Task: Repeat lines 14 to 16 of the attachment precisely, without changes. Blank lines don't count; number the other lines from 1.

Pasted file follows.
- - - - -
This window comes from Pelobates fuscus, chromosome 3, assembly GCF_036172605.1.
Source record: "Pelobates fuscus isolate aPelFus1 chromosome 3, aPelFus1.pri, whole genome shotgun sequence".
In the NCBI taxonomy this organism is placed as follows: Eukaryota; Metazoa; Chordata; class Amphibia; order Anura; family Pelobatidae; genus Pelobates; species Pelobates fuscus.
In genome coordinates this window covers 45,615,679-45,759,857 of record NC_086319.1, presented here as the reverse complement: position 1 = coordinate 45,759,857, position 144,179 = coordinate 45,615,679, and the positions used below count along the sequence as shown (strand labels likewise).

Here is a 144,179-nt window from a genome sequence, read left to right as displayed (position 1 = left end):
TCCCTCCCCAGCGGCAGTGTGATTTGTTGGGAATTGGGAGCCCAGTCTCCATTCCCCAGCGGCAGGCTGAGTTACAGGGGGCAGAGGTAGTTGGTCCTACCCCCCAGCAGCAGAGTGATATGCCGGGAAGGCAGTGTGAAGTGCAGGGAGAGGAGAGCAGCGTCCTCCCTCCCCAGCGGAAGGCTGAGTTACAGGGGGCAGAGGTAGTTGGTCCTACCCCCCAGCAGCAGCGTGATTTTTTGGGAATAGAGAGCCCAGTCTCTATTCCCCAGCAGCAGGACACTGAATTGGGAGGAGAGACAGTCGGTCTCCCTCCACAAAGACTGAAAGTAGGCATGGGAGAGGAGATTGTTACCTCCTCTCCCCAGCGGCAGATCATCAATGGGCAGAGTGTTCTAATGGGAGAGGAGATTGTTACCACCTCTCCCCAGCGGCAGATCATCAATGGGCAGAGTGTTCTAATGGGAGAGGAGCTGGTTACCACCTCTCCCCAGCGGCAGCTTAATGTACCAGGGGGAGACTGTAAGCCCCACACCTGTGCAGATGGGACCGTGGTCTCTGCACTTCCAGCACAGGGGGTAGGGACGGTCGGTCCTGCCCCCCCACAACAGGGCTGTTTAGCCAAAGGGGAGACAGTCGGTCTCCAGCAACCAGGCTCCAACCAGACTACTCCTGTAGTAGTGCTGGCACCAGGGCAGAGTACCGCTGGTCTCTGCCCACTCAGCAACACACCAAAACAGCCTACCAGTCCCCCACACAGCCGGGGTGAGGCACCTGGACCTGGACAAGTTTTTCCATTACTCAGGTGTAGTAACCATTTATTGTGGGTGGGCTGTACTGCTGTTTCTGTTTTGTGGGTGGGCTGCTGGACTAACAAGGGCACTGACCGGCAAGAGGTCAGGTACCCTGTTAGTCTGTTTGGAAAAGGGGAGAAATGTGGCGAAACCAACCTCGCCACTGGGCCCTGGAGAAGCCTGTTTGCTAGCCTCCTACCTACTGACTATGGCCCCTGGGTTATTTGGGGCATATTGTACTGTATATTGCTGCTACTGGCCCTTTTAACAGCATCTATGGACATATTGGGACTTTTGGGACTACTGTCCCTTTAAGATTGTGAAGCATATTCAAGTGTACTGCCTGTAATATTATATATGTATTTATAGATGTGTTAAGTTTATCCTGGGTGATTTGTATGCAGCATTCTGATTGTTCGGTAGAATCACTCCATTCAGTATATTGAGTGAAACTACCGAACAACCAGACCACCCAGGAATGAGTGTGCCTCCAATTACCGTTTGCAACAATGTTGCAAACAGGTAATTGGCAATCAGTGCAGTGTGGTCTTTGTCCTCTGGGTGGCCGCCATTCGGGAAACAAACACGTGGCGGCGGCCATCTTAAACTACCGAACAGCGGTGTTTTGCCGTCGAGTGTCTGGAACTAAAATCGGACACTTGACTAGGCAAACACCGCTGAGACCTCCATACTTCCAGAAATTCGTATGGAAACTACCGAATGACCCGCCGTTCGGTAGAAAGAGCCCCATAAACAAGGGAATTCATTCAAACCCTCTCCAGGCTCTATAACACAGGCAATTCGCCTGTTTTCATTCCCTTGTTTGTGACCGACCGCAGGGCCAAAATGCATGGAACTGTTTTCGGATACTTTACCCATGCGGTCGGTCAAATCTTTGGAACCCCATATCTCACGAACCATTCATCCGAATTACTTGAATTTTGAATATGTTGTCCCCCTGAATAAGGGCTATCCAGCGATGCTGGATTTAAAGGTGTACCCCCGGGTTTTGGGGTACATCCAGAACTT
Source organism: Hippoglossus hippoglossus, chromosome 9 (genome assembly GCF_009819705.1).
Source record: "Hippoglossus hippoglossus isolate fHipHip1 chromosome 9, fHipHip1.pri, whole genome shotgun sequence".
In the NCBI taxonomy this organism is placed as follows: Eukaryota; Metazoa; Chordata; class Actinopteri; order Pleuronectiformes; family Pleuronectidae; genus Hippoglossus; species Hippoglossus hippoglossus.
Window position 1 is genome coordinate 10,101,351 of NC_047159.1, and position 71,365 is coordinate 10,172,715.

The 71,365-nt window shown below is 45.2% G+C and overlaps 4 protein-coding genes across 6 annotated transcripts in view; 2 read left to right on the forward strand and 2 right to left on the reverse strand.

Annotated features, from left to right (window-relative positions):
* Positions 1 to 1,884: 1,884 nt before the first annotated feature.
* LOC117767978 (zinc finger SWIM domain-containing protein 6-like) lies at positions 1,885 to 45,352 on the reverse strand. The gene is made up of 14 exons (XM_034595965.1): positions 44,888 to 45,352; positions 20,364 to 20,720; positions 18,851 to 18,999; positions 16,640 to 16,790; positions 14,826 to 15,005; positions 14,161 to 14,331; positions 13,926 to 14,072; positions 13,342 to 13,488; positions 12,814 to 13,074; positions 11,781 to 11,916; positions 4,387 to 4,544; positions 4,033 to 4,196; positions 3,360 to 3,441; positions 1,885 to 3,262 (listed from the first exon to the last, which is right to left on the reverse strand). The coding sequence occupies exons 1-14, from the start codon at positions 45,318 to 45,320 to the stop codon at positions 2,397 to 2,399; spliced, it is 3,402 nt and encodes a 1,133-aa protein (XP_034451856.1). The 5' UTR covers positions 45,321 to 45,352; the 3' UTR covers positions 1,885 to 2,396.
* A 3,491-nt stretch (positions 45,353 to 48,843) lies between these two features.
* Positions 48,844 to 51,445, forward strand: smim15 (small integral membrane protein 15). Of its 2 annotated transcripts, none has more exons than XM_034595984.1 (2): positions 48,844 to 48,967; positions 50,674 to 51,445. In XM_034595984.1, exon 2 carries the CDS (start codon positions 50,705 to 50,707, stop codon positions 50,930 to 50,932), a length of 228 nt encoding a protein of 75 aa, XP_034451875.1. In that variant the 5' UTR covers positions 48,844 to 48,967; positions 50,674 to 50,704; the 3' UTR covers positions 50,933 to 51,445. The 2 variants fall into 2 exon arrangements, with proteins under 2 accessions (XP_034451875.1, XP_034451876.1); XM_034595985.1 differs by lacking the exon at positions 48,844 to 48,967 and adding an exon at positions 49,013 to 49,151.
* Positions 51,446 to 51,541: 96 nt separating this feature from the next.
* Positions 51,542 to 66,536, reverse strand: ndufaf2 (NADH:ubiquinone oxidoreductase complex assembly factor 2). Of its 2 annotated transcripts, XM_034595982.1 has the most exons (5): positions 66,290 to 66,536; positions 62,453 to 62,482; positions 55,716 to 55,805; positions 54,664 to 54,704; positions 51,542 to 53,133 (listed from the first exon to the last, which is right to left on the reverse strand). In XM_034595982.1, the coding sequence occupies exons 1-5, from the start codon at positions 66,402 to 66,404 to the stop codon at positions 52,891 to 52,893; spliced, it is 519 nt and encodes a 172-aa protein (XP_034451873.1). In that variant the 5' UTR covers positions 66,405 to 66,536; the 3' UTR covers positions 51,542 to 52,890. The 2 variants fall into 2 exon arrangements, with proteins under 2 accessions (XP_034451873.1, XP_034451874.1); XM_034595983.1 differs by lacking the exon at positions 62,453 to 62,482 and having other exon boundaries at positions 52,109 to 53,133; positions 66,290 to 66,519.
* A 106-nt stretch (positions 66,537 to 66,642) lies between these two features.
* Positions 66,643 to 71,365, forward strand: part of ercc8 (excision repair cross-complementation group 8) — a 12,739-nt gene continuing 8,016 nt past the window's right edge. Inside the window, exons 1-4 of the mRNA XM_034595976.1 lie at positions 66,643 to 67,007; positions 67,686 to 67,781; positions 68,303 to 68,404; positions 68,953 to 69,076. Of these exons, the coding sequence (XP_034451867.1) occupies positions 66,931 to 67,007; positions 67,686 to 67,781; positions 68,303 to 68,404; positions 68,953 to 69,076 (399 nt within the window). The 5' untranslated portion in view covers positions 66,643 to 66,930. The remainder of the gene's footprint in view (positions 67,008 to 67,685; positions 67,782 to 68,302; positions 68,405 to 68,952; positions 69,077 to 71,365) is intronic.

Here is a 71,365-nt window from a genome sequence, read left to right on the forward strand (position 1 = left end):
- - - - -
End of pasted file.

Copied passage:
* LOC117767978 (zinc finger SWIM domain-containing protein 6-like) lies at positions 1,885 to 45,352 on the reverse strand. The gene is made up of 14 exons (XM_034595965.1): positions 44,888 to 45,352; positions 20,364 to 20,720; positions 18,851 to 18,999; positions 16,640 to 16,790; positions 14,826 to 15,005; positions 14,161 to 14,331; positions 13,926 to 14,072; positions 13,342 to 13,488; positions 12,814 to 13,074; positions 11,781 to 11,916; positions 4,387 to 4,544; positions 4,033 to 4,196; positions 3,360 to 3,441; positions 1,885 to 3,262 (listed from the first exon to the last, which is right to left on the reverse strand). The coding sequence occupies exons 1-14, from the start codon at positions 45,318 to 45,320 to the stop codon at positions 2,397 to 2,399; spliced, it is 3,402 nt and encodes a 1,133-aa protein (XP_034451856.1). The 5' UTR covers positions 45,321 to 45,352; the 3' UTR covers positions 1,885 to 2,396.
* A 3,491-nt stretch (positions 45,353 to 48,843) lies between these two features.
* Positions 48,844 to 51,445, forward strand: smim15 (small integral membrane protein 15). Of its 2 annotated transcripts, none has more exons than XM_034595984.1 (2): positions 48,844 to 48,967; positions 50,674 to 51,445. In XM_034595984.1, exon 2 carries the CDS (start codon positions 50,705 to 50,707, stop codon positions 50,930 to 50,932), a length of 228 nt encoding a protein of 75 aa, XP_034451875.1. In that variant the 5' UTR covers positions 48,844 to 48,967; positions 50,674 to 50,704; the 3' UTR covers positions 50,933 to 51,445. The 2 variants fall into 2 exon arrangements, with proteins under 2 accessions (XP_034451875.1, XP_034451876.1); XM_034595985.1 differs by lacking the exon at positions 48,844 to 48,967 and adding an exon at positions 49,013 to 49,151.